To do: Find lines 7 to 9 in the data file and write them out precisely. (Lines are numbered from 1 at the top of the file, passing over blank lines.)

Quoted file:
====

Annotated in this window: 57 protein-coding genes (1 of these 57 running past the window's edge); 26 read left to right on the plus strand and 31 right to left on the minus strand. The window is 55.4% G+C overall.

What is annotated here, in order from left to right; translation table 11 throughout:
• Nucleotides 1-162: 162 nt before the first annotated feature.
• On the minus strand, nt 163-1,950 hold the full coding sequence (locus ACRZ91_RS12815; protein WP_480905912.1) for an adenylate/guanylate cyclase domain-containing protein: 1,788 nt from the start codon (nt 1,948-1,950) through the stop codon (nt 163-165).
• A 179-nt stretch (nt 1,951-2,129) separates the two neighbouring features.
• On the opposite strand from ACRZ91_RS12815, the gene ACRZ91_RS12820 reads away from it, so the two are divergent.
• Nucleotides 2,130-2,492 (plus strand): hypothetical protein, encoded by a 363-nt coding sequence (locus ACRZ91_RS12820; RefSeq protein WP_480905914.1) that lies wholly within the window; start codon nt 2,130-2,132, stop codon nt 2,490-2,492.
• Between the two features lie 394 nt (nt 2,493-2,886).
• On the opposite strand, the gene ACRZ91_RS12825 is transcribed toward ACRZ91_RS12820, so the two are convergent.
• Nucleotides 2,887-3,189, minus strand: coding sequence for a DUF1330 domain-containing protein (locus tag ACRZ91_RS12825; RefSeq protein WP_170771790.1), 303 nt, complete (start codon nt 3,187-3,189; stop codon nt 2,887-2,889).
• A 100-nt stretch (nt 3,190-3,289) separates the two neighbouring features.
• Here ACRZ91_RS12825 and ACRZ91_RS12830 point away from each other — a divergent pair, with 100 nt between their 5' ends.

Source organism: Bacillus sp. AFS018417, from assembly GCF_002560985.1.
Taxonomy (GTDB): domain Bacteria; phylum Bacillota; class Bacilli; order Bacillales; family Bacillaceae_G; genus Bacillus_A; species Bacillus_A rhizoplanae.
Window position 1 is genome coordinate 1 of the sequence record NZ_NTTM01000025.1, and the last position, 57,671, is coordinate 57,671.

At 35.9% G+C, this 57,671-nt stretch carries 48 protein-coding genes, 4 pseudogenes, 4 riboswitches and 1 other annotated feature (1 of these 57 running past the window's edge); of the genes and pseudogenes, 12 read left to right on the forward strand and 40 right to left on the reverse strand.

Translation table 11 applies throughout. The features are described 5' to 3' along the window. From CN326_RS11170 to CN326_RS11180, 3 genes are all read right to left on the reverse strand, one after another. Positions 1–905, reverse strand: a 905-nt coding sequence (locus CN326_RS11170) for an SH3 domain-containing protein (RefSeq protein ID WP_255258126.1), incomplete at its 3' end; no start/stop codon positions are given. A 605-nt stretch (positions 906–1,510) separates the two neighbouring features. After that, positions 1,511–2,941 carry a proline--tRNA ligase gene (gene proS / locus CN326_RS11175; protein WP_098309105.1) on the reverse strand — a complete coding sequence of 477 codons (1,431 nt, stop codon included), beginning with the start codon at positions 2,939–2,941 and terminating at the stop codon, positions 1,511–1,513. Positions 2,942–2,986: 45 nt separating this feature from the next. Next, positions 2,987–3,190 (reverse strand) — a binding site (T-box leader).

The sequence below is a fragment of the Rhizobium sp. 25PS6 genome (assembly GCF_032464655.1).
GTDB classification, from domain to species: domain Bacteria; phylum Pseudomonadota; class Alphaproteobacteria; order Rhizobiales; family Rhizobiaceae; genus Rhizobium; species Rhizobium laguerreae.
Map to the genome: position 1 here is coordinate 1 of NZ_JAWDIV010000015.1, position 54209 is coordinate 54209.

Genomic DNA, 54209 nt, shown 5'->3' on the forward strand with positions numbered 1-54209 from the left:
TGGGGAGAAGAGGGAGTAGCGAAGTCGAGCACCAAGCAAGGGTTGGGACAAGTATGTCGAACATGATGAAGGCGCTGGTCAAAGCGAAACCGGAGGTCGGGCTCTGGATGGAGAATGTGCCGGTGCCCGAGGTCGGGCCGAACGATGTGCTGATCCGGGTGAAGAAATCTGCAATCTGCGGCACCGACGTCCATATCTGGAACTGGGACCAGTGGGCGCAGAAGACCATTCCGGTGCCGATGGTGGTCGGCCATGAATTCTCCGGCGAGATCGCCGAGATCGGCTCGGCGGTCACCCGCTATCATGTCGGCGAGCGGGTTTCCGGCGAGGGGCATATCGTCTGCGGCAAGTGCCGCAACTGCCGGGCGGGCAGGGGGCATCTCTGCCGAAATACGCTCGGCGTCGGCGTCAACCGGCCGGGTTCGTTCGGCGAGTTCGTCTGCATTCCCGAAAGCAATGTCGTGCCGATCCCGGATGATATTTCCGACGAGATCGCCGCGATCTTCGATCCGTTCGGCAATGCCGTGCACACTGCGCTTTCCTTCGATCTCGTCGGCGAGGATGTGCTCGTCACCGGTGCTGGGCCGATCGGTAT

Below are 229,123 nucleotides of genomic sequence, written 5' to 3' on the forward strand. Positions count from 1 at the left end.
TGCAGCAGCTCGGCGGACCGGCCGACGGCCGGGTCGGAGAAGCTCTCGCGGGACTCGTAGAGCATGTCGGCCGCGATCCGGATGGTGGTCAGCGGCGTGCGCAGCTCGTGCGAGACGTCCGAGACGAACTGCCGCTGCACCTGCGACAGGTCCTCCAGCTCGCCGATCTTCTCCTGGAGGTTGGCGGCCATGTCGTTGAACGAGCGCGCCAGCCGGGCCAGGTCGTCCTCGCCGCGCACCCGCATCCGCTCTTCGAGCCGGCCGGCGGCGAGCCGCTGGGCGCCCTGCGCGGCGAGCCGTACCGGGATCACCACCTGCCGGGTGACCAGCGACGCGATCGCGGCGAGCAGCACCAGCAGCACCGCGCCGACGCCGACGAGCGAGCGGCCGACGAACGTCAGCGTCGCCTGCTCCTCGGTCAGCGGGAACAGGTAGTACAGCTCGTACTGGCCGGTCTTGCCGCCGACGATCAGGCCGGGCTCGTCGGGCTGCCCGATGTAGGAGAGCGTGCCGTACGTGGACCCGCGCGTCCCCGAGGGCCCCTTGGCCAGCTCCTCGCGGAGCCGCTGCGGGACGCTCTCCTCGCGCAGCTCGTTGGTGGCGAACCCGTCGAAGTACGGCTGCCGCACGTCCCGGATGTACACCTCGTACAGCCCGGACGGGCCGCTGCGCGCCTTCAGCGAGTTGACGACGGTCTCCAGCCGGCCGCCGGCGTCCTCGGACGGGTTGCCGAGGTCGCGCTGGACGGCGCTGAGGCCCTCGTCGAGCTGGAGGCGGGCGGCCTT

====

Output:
• Nucleotides 2,130-2,492 (plus strand): hypothetical protein, encoded by a 363-nt coding sequence (locus ACRZ91_RS12820; RefSeq protein WP_480905914.1) that lies wholly within the window; start codon nt 2,130-2,132, stop codon nt 2,490-2,492.
• Between the two features lie 394 nt (nt 2,493-2,886).
• On the opposite strand, the gene ACRZ91_RS12825 is transcribed toward ACRZ91_RS12820, so the two are convergent.